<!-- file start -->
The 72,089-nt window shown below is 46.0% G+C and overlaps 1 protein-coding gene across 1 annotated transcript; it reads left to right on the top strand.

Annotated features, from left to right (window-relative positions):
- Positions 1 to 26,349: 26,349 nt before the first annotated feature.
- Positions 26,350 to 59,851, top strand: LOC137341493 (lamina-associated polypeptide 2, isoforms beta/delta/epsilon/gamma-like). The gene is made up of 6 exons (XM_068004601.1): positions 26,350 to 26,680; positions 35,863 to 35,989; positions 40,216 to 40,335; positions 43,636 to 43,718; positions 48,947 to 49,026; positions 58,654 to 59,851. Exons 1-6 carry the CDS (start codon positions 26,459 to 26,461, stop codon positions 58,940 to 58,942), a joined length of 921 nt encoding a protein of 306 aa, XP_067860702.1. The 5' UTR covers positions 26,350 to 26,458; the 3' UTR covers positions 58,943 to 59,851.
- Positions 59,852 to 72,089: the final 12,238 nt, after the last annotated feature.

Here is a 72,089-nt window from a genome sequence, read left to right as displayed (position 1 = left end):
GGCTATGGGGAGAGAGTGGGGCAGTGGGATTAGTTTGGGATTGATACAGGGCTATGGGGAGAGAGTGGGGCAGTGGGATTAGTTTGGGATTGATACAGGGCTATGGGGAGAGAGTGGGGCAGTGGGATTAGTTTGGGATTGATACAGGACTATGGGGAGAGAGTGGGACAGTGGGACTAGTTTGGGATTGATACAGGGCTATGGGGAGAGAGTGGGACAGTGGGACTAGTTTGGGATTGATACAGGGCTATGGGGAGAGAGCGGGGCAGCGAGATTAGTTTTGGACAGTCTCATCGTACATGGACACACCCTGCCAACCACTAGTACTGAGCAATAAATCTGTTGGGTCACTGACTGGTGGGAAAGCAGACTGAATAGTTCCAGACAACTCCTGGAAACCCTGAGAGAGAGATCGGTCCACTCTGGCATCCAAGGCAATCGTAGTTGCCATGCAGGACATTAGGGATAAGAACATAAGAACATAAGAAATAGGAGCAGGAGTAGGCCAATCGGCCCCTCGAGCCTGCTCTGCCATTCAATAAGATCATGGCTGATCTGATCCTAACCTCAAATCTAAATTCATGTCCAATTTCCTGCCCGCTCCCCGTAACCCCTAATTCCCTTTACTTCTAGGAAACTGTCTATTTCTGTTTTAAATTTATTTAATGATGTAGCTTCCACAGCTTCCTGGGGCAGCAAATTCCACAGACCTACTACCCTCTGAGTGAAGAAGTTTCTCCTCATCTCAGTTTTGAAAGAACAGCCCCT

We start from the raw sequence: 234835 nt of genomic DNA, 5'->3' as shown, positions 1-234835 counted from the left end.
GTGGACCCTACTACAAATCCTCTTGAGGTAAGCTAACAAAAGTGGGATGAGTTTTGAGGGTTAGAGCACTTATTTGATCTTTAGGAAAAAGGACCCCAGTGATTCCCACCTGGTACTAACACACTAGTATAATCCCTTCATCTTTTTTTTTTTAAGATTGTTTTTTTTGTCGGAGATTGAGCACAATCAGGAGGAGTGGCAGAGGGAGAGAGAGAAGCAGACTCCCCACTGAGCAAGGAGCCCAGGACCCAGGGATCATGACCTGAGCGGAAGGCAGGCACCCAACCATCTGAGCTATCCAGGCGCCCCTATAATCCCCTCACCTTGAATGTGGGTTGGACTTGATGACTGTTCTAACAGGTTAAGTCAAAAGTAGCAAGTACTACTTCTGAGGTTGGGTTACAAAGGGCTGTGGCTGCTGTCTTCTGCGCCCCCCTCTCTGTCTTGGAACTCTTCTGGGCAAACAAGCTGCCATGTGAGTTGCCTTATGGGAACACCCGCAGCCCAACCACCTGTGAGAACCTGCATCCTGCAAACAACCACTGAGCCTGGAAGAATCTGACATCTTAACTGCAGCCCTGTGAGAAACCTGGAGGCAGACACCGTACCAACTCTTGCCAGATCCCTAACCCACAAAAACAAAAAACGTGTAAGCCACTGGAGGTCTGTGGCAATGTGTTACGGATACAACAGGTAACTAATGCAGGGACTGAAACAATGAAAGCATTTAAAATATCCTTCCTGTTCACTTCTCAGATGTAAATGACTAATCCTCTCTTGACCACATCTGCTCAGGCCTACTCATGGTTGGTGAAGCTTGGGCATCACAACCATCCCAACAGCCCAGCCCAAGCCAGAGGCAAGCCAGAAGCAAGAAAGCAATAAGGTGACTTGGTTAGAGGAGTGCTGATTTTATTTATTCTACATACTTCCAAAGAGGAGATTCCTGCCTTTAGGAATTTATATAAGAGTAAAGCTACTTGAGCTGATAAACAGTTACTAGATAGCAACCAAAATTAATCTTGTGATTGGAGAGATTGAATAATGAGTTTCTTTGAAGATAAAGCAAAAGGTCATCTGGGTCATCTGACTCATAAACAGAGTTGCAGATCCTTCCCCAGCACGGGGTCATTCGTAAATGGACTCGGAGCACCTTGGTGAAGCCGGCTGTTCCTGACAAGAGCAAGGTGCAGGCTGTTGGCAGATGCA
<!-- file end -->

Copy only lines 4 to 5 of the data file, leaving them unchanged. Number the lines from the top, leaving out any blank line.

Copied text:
- Positions 26,350 to 59,851, top strand: LOC137341493 (lamina-associated polypeptide 2, isoforms beta/delta/epsilon/gamma-like). The gene is made up of 6 exons (XM_068004601.1): positions 26,350 to 26,680; positions 35,863 to 35,989; positions 40,216 to 40,335; positions 43,636 to 43,718; positions 48,947 to 49,026; positions 58,654 to 59,851. Exons 1-6 carry the CDS (start codon positions 26,459 to 26,461, stop codon positions 58,940 to 58,942), a joined length of 921 nt encoding a protein of 306 aa, XP_067860702.1. The 5' UTR covers positions 26,350 to 26,458; the 3' UTR covers positions 58,943 to 59,851.
- Positions 59,852 to 72,089: the final 12,238 nt, after the last annotated feature.